Bühler Meincke develops and manufactures machines for biscuit and cookie production worldwide, and their journey with 3D printing started when they needed some special geometries for cookie dough nozzles. Traditional manufacturing methods fell short, and therefore Bühler Meincke investigated the various possibilities. After first experimenting with plastic 3D printing, the company took the leap onward to metal 3D printing, finding the same freedom of design with greater durability – in materials that are approved for food contact. Today, metal 3D printing is used for the series production of several different items, which are manufactured at the Danish Technological Institute.
The first steps with metal 3D printing took place in a demonstration project from MADE – Manufacturing Academy of Denmark in 2017, where Bühler Meincke investigated the possibilities of implementing 3D printed metal items in production. This was done with the help of the Danish Technological Institute that has four metal printers in the Center for Industrial 3D Printing.
The MADE demonstration project focused on the small nozzles, which give the cookies the desired shape when the dough is pressed through. For these nozzles, Bühler Meincke needed a hygienic design with organic shapes, and therefore 3D printing was an obvious match.
Previously, the nozzles were soldered together by several parts, as the shape could not be achieved with milling. It was a complicated and time-consuming job, which at the same time yielded some unwanted joints where bacteria could accumulate. Moreover, Bühler Meincke had only one man employed to carry out this work, so they were extremely dependent on this person. But with 3D printing, it became possible to make the nozzles in one piece with a smooth and easy-to-clean surface, says Kristian Rand Henriksen, Business Manager at the Danish Technological Institute.
Furthermore, the reproducibility of the nozzles is higher with 3D printing, and the production process will be simplified and more person independent. “The nozzles were better than I had ever imagined when we started, and we are at a point where we can already use them in our cookie production processes. And in addition, there are many other items that have the potential to be produced with 3D printing,” said Per Bjerrum, Technology Expert at Bühler Meincke immediately after the demonstration project.
The Danish Technological Institute 3D printed the nozzles in stainless steel 316L and titanium for Bühler Meincke, and the project exceeded all expectations – so much in fact that Bühler Meincke today produces most of their nozzles with 3D printing at the Danish Technological Institute. Another important detail of the 3D printed nozzles is that both stainless steel and titanium are approved food contact materials – something that was a requirement on Bühler Meincke’s part – and the Danish Technological Institute has complete traceability on each printed item throughout production.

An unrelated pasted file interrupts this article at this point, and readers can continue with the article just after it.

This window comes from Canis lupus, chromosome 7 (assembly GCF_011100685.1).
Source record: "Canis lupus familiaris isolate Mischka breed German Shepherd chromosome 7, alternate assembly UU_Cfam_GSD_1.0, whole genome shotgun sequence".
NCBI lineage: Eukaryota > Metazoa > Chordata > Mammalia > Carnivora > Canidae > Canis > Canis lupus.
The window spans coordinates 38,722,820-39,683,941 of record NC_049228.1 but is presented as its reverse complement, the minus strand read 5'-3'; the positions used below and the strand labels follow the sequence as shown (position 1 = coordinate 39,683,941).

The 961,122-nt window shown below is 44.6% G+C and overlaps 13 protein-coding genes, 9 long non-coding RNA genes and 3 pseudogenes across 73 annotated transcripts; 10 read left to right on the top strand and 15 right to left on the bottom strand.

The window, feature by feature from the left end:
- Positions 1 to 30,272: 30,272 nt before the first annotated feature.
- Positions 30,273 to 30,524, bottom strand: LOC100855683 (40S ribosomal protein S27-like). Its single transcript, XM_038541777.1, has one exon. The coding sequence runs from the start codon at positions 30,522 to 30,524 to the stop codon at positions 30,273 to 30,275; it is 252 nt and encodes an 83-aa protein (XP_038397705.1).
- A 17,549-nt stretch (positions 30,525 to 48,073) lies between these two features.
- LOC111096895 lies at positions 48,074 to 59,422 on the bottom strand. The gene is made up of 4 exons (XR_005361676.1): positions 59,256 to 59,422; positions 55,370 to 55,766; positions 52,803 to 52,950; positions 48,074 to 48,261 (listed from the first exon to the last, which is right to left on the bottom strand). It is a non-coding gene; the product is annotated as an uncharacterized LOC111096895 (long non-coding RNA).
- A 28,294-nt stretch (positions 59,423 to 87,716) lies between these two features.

“The demonstration project has shown that metal 3D printing is especially interesting for the food industry. It can be companies that manufacture bakery products, ice cream or dairy products, but the technology is also interesting for pharmaceutical companies and for manufacturers of pills and medical equipment,” said Mads Østergaard, section manager and 3D printing expert at the Danish Technological Institute.
In the wake of the MADE demonstration project, Bühler Meincke has moved on with 3D printing in metal. This was driven by increased freedom of design, which means that they can be much freer in their thinking and make numerous shapes that cannot be done with traditional manufacturing.
– Thanks to the freedom of design with 3D printing, we have been able to solve some of the challenges with organic and hygienic design, where we can now get rid of the joints and corners from traditional manufacturing. In addition, the actual production of the nozzles was previously a complex affair, but with 3D printing we just send a STEP file to the Danish Technological Institute, and they manage the production – and then it is suddenly pretty easy for us, says Kennie Larsen, Head of Cookie Feed & Forming at Bühler Meincke.
Subsequently, Bühler Meincke has looked at several items in production that could be optimized with 3D printing. Among other things, Bühler Meincke has started to 3D print a cutter roller, which was previously a tube on which e.g. six cups were welded to cut out the dough. “Now we make the cutter roller directly in 3D printing, and it is actually much better than traditional manufacturing. When you weld, you have a lot of heat and the items deform, but 3D printing has proven to be able to solve these challenges,” said Kennie Larsen, Bühler Meincke.
Moving forward, Bühler Meincke sees great potential in 3D printing. Until now, the focus has been primarily on smaller items – also because there are some limitations on how large items you can print. But there is a desire to be up to date with the technology to be ready to take advantage of the new opportunities as they arise.